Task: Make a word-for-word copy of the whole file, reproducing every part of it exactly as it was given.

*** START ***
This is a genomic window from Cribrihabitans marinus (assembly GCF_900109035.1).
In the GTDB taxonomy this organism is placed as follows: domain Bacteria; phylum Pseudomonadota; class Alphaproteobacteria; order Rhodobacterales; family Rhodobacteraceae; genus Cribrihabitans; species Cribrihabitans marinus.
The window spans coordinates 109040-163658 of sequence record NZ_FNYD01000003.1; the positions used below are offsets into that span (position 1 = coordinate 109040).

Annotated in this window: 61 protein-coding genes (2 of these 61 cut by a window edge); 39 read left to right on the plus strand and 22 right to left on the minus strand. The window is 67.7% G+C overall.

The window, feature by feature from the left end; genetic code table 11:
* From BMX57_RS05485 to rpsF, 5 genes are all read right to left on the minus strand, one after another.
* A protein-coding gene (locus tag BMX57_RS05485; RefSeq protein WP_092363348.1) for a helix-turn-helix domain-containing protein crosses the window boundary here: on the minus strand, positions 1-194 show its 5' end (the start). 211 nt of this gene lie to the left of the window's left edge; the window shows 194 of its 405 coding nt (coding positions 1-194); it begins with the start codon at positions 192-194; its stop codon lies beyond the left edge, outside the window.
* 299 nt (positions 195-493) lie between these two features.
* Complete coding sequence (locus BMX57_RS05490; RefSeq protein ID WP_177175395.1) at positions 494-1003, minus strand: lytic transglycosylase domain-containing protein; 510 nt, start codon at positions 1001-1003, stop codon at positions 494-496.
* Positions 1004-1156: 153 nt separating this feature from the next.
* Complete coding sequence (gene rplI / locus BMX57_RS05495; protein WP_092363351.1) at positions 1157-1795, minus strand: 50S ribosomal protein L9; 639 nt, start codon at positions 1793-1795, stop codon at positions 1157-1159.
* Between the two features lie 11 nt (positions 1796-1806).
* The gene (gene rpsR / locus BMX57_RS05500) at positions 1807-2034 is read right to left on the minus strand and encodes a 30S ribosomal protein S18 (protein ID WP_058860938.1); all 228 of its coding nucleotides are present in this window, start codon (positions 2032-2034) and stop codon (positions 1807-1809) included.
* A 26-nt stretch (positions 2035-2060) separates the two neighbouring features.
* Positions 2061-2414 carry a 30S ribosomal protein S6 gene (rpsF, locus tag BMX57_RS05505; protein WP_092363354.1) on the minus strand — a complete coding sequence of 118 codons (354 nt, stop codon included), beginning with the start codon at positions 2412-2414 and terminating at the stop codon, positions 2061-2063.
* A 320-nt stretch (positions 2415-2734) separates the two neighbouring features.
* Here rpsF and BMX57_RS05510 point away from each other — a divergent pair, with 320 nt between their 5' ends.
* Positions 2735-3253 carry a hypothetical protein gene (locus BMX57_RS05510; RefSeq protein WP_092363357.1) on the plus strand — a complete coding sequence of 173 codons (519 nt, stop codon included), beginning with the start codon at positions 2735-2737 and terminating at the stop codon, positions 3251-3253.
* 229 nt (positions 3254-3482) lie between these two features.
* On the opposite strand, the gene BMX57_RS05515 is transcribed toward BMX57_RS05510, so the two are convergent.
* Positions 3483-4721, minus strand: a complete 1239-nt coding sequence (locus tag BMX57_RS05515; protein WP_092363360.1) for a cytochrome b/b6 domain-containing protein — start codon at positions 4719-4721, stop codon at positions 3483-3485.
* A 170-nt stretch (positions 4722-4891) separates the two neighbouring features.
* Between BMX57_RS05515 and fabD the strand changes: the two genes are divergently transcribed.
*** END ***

This is a genomic window from Cribrihabitans marinus (assembly GCF_900109035.1).
In the GTDB taxonomy this organism is placed as follows: domain Bacteria; phylum Pseudomonadota; class Alphaproteobacteria; order Rhodobacterales; family Rhodobacteraceae; genus Cribrihabitans; species Cribrihabitans marinus.
The window spans coordinates 109040-163658 of sequence record NZ_FNYD01000003.1; the positions used below are offsets into that span (position 1 = coordinate 109040).

Annotated in this window: 61 protein-coding genes (2 of these 61 cut by a window edge); 39 read left to right on the plus strand and 22 right to left on the minus strand. The window is 67.7% G+C overall.

The window, feature by feature from the left end; genetic code table 11:
* From BMX57_RS05485 to rpsF, 5 genes are all read right to left on the minus strand, one after another.
* A protein-coding gene (locus tag BMX57_RS05485; RefSeq protein WP_092363348.1) for a helix-turn-helix domain-containing protein crosses the window boundary here: on the minus strand, positions 1-194 show its 5' end (the start). 211 nt of this gene lie to the left of the window's left edge; the window shows 194 of its 405 coding nt (coding positions 1-194); it begins with the start codon at positions 192-194; its stop codon lies beyond the left edge, outside the window.
* 299 nt (positions 195-493) lie between these two features.
* Complete coding sequence (locus BMX57_RS05490; RefSeq protein ID WP_177175395.1) at positions 494-1003, minus strand: lytic transglycosylase domain-containing protein; 510 nt, start codon at positions 1001-1003, stop codon at positions 494-496.
* Positions 1004-1156: 153 nt separating this feature from the next.
* Complete coding sequence (gene rplI / locus BMX57_RS05495; protein WP_092363351.1) at positions 1157-1795, minus strand: 50S ribosomal protein L9; 639 nt, start codon at positions 1793-1795, stop codon at positions 1157-1159.
* Between the two features lie 11 nt (positions 1796-1806).
* The gene (gene rpsR / locus BMX57_RS05500) at positions 1807-2034 is read right to left on the minus strand and encodes a 30S ribosomal protein S18 (protein ID WP_058860938.1); all 228 of its coding nucleotides are present in this window, start codon (positions 2032-2034) and stop codon (positions 1807-1809) included.
* A 26-nt stretch (positions 2035-2060) separates the two neighbouring features.
* Positions 2061-2414 carry a 30S ribosomal protein S6 gene (rpsF, locus tag BMX57_RS05505; protein WP_092363354.1) on the minus strand — a complete coding sequence of 118 codons (354 nt, stop codon included), beginning with the start codon at positions 2412-2414 and terminating at the stop codon, positions 2061-2063.
* A 320-nt stretch (positions 2415-2734) separates the two neighbouring features.
* Here rpsF and BMX57_RS05510 point away from each other — a divergent pair, with 320 nt between their 5' ends.
* Positions 2735-3253 carry a hypothetical protein gene (locus BMX57_RS05510; RefSeq protein WP_092363357.1) on the plus strand — a complete coding sequence of 173 codons (519 nt, stop codon included), beginning with the start codon at positions 2735-2737 and terminating at the stop codon, positions 3251-3253.
* 229 nt (positions 3254-3482) lie between these two features.
* On the opposite strand, the gene BMX57_RS05515 is transcribed toward BMX57_RS05510, so the two are convergent.
* Positions 3483-4721, minus strand: a complete 1239-nt coding sequence (locus tag BMX57_RS05515; protein WP_092363360.1) for a cytochrome b/b6 domain-containing protein — start codon at positions 4719-4721, stop codon at positions 3483-3485.
* A 170-nt stretch (positions 4722-4891) separates the two neighbouring features.
* Between BMX57_RS05515 and fabD the strand changes: the two genes are divergently transcribed.